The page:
Boys and blocks

Several years ago, I taught a Sunday School class of pre-school boys. One if their favorite activities was to knock down blocks. We had these big soft blocks and I would stack them high. Invariably one of them would hit or kick and knock down the tower. Once one started the rest would join in. Then we had to build it again. There wasn’t nearly as much energy in building the stack as there was in knocking it down.

We start at an early age. Many boys (and girls) love to examine things and take things apart. Grabbing glasses off of faces and pulling earrings off. Then they start taking apart simple toys and then progressing to more expensive toys. Later on, some of them actually learn to put things back together and eventually start to make things better.

Taking things apart is much easier than building things. Destroying things is much easier than building things. It doesn’t really take much to tear things down. But, it’s difficult to build things and build them well.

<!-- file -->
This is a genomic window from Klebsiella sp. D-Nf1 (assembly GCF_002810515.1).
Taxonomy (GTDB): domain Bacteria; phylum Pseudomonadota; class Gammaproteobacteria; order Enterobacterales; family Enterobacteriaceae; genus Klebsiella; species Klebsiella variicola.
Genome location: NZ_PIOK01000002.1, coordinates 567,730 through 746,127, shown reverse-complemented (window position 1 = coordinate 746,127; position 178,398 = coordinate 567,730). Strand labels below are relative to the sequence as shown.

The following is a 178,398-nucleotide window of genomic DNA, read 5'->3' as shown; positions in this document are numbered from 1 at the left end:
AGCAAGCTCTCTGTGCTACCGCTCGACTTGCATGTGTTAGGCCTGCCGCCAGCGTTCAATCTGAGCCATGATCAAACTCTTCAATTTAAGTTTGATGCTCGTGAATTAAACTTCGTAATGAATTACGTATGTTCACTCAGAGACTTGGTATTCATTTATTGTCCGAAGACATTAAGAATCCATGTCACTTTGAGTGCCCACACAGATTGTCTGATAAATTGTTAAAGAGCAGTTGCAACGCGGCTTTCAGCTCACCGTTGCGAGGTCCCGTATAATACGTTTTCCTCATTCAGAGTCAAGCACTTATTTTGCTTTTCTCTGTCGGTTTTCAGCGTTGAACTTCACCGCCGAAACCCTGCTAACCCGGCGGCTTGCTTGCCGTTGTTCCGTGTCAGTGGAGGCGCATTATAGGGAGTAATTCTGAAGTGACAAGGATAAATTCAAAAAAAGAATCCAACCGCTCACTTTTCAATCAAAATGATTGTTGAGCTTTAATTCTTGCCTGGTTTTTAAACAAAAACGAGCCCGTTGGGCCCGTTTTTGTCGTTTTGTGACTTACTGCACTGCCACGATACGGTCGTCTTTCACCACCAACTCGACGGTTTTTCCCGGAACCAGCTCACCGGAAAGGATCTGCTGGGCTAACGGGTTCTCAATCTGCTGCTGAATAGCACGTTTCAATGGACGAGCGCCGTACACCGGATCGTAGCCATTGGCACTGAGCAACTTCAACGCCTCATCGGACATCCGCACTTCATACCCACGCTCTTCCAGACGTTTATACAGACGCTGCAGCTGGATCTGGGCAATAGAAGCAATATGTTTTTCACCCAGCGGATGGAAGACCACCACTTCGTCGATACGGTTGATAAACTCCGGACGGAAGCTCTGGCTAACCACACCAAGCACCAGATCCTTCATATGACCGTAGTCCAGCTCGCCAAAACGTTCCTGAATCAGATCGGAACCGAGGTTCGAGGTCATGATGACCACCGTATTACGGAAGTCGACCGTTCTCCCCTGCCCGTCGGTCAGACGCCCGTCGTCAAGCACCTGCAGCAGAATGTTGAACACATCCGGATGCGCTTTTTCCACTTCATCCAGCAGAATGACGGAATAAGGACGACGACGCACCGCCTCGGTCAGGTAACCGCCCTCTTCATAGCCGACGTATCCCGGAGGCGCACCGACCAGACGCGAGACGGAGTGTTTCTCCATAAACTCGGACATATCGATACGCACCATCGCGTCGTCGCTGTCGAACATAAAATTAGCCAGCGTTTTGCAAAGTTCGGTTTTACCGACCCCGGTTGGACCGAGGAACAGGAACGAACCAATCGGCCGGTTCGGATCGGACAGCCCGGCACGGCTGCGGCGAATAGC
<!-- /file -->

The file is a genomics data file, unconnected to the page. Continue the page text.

The part of software development that I enjoyed the most was building it. Planning on how it was put together, creating it, and making it run correctly. Building is also why I enjoy home improvement projects, origami, and woodworking. Sure, tearing down is fun. But the sense of accomplishment when you’ve built something is much more satisfying and longer lasting. You see the results for much longer.

It’s harder to see when we talk about building someone up. We are to build each other up. From 1 Thess. 5:11 “Therefore encourage one another and build one another up, just as you are doing.” An encouraging word. Coming along side of another to help them when and where they need help. To remind them they are not alone (not just in this time of Covid, but all of the time). To listen to them. To pray for them. To feed and help with shelter. To teach.

Unlike doing a home project, you probably won’t see the results immediately if at all. This is where faith comes in. You need to continue to build them up even without the feedback of accomplishment or a sense of change. It will take many, many, many repetitions. Keep at it. Work at it. Use your stubbornness and “don’t quit” attitude to build others up. But don’t be obnoxious about it. It is not really your project. It’s God’s project. You are his hands and feet. You are his instrument to build others up. Listen to His leading on where you need to help and build.

Peace, David

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